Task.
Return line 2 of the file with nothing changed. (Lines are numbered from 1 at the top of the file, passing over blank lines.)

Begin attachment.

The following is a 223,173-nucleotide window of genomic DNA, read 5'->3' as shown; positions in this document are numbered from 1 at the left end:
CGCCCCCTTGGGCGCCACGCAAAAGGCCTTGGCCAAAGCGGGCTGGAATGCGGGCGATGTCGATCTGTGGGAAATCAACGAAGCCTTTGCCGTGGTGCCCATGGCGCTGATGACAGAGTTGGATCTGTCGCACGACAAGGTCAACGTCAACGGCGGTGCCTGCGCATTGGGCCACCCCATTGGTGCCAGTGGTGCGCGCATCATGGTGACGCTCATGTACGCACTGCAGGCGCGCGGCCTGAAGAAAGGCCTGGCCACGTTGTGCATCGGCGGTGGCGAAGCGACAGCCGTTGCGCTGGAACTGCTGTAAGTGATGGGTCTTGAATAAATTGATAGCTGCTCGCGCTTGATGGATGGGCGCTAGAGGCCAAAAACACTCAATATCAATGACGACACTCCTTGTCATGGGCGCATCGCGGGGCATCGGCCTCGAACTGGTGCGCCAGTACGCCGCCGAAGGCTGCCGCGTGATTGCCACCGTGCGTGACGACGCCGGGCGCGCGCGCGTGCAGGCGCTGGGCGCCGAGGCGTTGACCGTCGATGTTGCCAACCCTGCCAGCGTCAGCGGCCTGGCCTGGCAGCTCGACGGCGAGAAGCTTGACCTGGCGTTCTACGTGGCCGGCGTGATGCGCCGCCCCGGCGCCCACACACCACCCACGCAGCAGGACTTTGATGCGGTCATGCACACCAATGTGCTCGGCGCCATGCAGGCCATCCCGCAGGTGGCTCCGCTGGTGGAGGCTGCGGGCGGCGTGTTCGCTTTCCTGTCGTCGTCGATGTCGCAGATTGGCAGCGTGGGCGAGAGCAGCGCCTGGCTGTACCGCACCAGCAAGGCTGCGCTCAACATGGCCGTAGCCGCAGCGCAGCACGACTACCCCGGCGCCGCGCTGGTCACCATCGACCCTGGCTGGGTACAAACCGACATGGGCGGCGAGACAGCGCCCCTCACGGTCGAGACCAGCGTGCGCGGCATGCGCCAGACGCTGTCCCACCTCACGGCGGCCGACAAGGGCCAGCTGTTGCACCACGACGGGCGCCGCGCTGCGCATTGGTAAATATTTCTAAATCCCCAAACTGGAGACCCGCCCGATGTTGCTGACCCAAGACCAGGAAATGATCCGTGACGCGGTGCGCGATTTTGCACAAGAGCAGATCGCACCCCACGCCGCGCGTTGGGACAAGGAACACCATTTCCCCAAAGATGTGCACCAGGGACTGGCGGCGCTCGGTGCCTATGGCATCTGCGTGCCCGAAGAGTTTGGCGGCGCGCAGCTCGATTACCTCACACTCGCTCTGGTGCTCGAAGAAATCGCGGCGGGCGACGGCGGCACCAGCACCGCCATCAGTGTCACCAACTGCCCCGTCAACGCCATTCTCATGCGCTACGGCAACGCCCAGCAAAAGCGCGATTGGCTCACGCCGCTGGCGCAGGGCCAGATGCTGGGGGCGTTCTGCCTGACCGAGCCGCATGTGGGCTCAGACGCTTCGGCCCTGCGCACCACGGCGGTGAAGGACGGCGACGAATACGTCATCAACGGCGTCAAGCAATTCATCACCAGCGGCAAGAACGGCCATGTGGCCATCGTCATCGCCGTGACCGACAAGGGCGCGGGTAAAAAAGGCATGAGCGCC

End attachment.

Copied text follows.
CGCCCCCTTGGGCGCCACGCAAAAGGCCTTGGCCAAAGCGGGCTGGAATGCGGGCGATGTCGATCTGTGGGAAATCAACGAAGCCTTTGCCGTGGTGCCCATGGCGCTGATGACAGAGTTGGATCTGTCGCACGACAAGGTCAACGTCAACGGCGGTGCCTGCGCATTGGGCCACCCCATTGGTGCCAGTGGTGCGCGCATCATGGTGACGCTCATGTACGCACTGCAGGCGCGCGGCCTGAAGAAAGGCCTGGCCACGTTGTGCATCGGCGGTGGCGAAGCGACAGCCGTTGCGCTGGAACTGCTGTAAGTGATGGGTCTTGAATAAATTGATAGCTGCTCGCGCTTGATGGATGGGCGCTAGAGGCCAAAAACACTCAATATCAATGACGACACTCCTTGTCATGGGCGCATCGCGGGGCATCGGCCTCGAACTGGTGCGCCAGTACGCCGCCGAAGGCTGCCGCGTGATTGCCACCGTGCGTGACGACGCCGGGCGCGCGCGCGTGCAGGCGCTGGGCGCCGAGGCGTTGACCGTCGATGTTGCCAACCCTGCCAGCGTCAGCGGCCTGGCCTGGCAGCTCGACGGCGAGAAGCTTGACCTGGCGTTCTACGTGGCCGGCGTGATGCGCCGCCCCGGCGCCCACACACCACCCACGCAGCAGGACTTTGATGCGGTCATGCACACCAATGTGCTCGGCGCCATGCAGGCCATCCCGCAGGTGGCTCCGCTGGTGGAGGCTGCGGGCGGCGTGTTCGCTTTCCTGTCGTCGTCGATGTCGCAGATTGGCAGCGTGGGCGAGAGCAGCGCCTGGCTGTACCGCACCAGCAAGGCTGCGCTCAACATGGCCGTAGCCGCAGCGCAGCACGACTACCCCGGCGCCGCGCTGGTCACCATCGACCCTGGCTGGGTACAAACCGACATGGGCGGCGAGACAGCGCCCCTCACGGTCGAGACCAGCGTGCGCGGCATGCGCCAGACGCTGTCCCACCTCACGGCGGCCGACAAGGGCCAGCTGTTGCACCACGACGGGCGCCGCGCTGCGCATTGGTAAATATTTCTAAATCCCCAAACTGGAGACCCGCCCGATGTTGCTGACCCAAGACCAGGAAATGATCCGTGACGCGGTGCGCGATTTTGCACAAGAGCAGATCGCACCCCACGCCGCGCGTTGGGACAAGGAACACCATTTCCCCAAAGATGTGCACCAGGGACTGGCGGCGCTCGGTGCCTATGGCATCTGCGTGCCCGAAGAGTTTGGCGGCGCGCAGCTCGATTACCTCACACTCGCTCTGGTGCTCGAAGAAATCGCGGCGGGCGACGGCGGCACCAGCACCGCCATCAGTGTCACCAACTGCCCCGTCAACGCCATTCTCATGCGCTACGGCAACGCCCAGCAAAAGCGCGATTGGCTCACGCCGCTGGCGCAGGGCCAGATGCTGGGGGCGTTCTGCCTGACCGAGCCGCATGTGGGCTCAGACGCTTCGGCCCTGCGCACCACGGCGGTGAAGGACGGCGACGAATACGTCATCAACGGCGTCAAGCAATTCATCACCAGCGGCAAGAACGGCCATGTGGCCATCGTCATCGCCGTGACCGACAAGGGCGCGGGTAAAAAAGGCATGAGCGCC